Grey Owl's Christmas Story

by Hartwell Bowsfield

Manitoba Pageant, April 1959, Volume 4, Number 3

This article was published originally in Manitoba Pageant by the Manitoba Historical Society on the above date. We make this online version available as a free, public service. As an historical document, the article may contain language and views that are no longer in common use and may be culturally sensitive in nature.

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Even though it may be out of season I'd like to tell you about a man who had a very different kind of Christmas party for some very special friends of his. No doubt many of you have heard about him before. He was known as the friend of the beaver in Canada because he had been able to tame them and helped to save them from extinction. His name was Grey Owl. Everyone thought he was a real Apache Indian who had come from the United States to live in Canada but actually he was an Englishman whose real name was Archie Belaney.

When he was a boy in England he learned to love all animals. He kept all sorts of pets around his home, and became very interested in stories about hunting and trapping in Canada. When he was about nineteen, he came to this country and headed for northern Ontario where he got a job as a canoeman on a hunting expedition. He didn't know much about such work but an Ojibwa Indian called Michelle taught him how to handle a canoe, to hunt, and how to keep from getting lost in the woods. After a few years on hunting expeditions, he began to dress like an Indian. In fact he preferred the company of Indians. He learned their language and for a number of years lived with an Ojibwa tribe. All this time he never spoke English. White men who met him believed he was an Indian and he never denied it. The Ojibwas and especially a chief named Neganikabu, showed him all the water routes in the north country, taught him all the secrets of the forest, how to hunt a moose, how to live in the forest, and how to read the signs of Indian trails. Soon he was adopted by the tribe in a camp-fire ceremony and became known as Wa-sha-quon-asin which means Shining Beak, Grey Owl.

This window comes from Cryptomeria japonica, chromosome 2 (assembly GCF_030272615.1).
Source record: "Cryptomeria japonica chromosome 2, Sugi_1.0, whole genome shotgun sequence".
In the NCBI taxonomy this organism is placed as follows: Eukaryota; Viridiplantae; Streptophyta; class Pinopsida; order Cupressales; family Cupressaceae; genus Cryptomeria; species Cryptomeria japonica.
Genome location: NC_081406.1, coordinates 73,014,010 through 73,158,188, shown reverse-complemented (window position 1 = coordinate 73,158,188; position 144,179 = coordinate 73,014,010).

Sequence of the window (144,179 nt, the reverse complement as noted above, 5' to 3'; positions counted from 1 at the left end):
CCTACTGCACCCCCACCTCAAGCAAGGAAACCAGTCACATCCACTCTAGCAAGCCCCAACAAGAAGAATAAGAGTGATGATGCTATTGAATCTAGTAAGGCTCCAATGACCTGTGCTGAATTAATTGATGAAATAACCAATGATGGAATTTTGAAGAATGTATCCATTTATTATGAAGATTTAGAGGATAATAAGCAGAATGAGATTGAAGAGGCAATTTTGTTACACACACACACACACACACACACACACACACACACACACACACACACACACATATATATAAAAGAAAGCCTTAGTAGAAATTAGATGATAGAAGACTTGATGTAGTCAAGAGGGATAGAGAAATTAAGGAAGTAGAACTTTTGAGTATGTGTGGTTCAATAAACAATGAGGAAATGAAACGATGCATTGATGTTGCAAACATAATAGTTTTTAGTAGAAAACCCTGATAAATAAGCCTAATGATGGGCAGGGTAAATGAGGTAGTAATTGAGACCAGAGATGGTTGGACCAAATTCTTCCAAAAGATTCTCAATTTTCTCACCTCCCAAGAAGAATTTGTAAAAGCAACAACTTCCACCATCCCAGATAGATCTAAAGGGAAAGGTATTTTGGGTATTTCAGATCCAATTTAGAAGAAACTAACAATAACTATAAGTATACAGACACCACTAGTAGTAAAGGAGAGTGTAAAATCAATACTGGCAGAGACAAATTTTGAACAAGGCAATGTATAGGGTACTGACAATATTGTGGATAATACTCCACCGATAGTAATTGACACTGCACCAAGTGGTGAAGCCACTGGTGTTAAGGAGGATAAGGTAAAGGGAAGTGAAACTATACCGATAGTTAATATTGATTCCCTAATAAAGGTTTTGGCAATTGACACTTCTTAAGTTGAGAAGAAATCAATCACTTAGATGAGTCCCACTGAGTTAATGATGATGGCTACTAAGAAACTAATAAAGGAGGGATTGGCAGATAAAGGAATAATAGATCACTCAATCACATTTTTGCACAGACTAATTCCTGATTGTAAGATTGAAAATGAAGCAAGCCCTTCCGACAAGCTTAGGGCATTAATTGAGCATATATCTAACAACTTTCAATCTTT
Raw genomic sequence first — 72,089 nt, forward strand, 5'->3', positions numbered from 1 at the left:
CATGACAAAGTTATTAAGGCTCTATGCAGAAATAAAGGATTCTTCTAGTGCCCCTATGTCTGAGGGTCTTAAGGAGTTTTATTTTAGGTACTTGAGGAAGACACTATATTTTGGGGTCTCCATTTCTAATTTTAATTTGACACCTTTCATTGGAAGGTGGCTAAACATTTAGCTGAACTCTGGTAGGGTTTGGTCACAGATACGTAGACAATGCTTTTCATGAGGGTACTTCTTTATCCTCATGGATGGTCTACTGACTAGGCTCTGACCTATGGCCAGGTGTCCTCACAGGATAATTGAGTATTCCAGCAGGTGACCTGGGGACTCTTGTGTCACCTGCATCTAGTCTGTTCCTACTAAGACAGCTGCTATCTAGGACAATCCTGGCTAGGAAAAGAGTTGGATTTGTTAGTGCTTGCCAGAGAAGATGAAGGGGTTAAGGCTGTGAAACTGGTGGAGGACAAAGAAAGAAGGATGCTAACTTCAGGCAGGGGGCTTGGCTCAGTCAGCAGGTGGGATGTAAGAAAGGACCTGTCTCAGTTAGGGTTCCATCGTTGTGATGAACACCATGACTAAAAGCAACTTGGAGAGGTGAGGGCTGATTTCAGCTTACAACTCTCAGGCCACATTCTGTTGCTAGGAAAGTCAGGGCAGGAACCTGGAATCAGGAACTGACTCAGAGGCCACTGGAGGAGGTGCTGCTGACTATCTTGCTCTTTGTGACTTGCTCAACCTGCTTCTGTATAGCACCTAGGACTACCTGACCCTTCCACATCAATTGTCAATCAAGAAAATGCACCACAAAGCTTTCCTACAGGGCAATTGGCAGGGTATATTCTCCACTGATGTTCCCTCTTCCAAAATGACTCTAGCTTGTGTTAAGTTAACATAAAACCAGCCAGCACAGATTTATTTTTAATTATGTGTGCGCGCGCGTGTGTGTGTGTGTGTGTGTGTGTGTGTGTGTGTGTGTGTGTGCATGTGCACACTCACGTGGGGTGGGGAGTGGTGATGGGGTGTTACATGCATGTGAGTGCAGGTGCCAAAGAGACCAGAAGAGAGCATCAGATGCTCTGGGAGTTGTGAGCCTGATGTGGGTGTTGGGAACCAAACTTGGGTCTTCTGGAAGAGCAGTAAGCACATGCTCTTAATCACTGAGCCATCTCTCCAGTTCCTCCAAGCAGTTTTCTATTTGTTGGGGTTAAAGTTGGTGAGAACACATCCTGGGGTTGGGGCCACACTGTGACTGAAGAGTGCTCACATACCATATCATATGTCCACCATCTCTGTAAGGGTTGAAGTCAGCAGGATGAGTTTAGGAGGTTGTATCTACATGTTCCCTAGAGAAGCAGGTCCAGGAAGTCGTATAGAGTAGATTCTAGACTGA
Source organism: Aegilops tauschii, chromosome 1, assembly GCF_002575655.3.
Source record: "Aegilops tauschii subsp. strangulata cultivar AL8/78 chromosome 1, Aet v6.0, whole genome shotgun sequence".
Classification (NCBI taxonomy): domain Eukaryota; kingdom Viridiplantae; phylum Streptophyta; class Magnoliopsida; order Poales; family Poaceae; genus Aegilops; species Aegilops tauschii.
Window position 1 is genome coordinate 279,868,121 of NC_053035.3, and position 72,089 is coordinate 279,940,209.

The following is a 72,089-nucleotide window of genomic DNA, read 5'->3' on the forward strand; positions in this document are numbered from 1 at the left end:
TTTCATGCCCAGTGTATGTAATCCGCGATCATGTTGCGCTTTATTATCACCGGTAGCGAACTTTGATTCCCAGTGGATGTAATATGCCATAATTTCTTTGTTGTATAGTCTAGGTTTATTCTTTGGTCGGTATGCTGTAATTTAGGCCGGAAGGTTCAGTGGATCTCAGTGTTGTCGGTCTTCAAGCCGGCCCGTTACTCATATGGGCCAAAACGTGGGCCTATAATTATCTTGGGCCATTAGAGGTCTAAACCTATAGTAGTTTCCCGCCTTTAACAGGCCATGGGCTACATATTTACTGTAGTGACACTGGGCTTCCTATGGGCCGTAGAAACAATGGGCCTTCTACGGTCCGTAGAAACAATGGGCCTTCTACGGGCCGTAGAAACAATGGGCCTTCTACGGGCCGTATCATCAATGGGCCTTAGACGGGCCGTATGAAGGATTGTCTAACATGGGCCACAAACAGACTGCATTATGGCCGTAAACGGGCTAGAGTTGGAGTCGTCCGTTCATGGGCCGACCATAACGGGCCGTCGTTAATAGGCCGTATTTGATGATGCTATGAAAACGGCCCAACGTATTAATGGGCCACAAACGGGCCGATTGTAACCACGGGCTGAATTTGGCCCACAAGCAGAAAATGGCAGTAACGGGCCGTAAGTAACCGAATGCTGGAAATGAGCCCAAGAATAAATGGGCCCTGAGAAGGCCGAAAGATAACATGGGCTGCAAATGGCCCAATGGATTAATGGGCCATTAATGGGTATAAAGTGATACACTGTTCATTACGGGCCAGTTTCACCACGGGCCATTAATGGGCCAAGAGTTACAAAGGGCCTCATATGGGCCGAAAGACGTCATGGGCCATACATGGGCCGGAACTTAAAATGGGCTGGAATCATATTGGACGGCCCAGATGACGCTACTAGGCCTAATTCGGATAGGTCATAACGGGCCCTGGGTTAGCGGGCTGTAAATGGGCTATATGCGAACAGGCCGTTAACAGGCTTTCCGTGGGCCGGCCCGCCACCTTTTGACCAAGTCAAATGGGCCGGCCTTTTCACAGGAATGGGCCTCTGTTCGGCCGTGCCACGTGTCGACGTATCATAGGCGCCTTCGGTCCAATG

Grey Owl
Source: Archives of Manitoba

One day he caught two young beaver whom he called McGinnis and McGinty. From then on it was the beaver that he loved most of all animals. He started writing stories about animals and especially about McGinnis and McGinty and about another two of his friends — Jelly Roll and Rawhide.

One of the stories Grey Owl liked to tell was about a Christmas party Grey Owl had for McGinnis and McGinty, the first two beaver he had trained. McGinnis and McGinty lived in a river near his cabin. When they found out that Grey Owl wouldn't harm them they became very friendly. They would come right up to his cabin and then inside to get food. One Christmas day Grey Owl took a little Christmas tree and stuck it in a crack in the cabin floor. Then he hung bits of candy and apple on strings from the branches. McGinnis and McGinty came right up to the tree, chewed the strings and got the candy and apple. So Grey Owl put some more on the tree. When they finished this the two young beaver knocked the tree over and carried it away to their home in the river bank. But Grey Owl didn't mind that, because after all, I suppose, the best present you could give a beaver at Christmas would be a tree.

Page revised: 30 June 2009